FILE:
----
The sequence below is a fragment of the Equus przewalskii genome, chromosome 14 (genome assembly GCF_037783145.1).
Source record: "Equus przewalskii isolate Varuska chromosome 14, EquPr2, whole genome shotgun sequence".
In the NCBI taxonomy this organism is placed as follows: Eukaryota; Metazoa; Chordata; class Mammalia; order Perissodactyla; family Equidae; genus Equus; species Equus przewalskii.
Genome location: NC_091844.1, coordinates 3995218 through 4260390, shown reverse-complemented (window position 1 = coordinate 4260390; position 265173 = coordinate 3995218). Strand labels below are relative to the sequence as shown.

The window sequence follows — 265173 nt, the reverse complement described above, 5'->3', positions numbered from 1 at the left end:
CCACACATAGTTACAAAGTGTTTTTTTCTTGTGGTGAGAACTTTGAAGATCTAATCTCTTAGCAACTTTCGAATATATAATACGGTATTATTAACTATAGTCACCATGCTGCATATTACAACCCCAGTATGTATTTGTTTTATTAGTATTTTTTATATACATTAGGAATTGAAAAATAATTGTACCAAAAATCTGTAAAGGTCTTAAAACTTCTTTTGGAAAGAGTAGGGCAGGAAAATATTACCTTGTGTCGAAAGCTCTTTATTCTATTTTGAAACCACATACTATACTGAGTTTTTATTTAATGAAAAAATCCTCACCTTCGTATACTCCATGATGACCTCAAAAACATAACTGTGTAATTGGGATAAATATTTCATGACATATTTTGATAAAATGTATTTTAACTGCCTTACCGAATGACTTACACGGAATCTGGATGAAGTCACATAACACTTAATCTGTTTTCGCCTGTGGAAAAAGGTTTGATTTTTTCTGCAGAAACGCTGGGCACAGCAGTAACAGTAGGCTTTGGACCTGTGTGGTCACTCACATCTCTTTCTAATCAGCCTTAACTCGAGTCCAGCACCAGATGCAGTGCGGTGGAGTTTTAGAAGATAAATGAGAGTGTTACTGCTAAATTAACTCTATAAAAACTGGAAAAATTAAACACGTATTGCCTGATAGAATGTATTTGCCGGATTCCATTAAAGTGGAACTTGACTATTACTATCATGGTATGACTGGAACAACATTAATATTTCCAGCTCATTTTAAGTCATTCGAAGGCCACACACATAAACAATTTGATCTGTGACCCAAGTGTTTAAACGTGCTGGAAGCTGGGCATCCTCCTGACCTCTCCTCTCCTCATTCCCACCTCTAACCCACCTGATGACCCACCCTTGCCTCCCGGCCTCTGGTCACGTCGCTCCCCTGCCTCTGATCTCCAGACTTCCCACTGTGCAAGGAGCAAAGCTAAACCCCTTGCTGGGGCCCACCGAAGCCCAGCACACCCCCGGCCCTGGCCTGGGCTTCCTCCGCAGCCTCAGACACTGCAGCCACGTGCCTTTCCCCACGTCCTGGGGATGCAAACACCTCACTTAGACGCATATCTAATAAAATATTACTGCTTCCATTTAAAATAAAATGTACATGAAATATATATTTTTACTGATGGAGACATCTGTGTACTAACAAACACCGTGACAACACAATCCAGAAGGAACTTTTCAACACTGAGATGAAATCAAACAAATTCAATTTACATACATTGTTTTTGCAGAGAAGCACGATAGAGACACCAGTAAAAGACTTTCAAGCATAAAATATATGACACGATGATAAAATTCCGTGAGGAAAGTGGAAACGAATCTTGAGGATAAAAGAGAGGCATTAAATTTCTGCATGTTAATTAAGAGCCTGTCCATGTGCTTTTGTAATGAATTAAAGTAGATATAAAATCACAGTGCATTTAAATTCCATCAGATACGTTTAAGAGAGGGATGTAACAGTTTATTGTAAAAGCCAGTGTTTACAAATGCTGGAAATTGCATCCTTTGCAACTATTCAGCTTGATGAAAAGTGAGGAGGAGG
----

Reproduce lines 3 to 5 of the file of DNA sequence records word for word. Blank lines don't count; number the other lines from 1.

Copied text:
In the NCBI taxonomy this organism is placed as follows: Eukaryota; Metazoa; Chordata; class Mammalia; order Perissodactyla; family Equidae; genus Equus; species Equus przewalskii.
Genome location: NC_091844.1, coordinates 3995218 through 4260390, shown reverse-complemented (window position 1 = coordinate 4260390; position 265173 = coordinate 3995218). Strand labels below are relative to the sequence as shown.

The window sequence follows — 265173 nt, the reverse complement described above, 5'->3', positions numbered from 1 at the left end: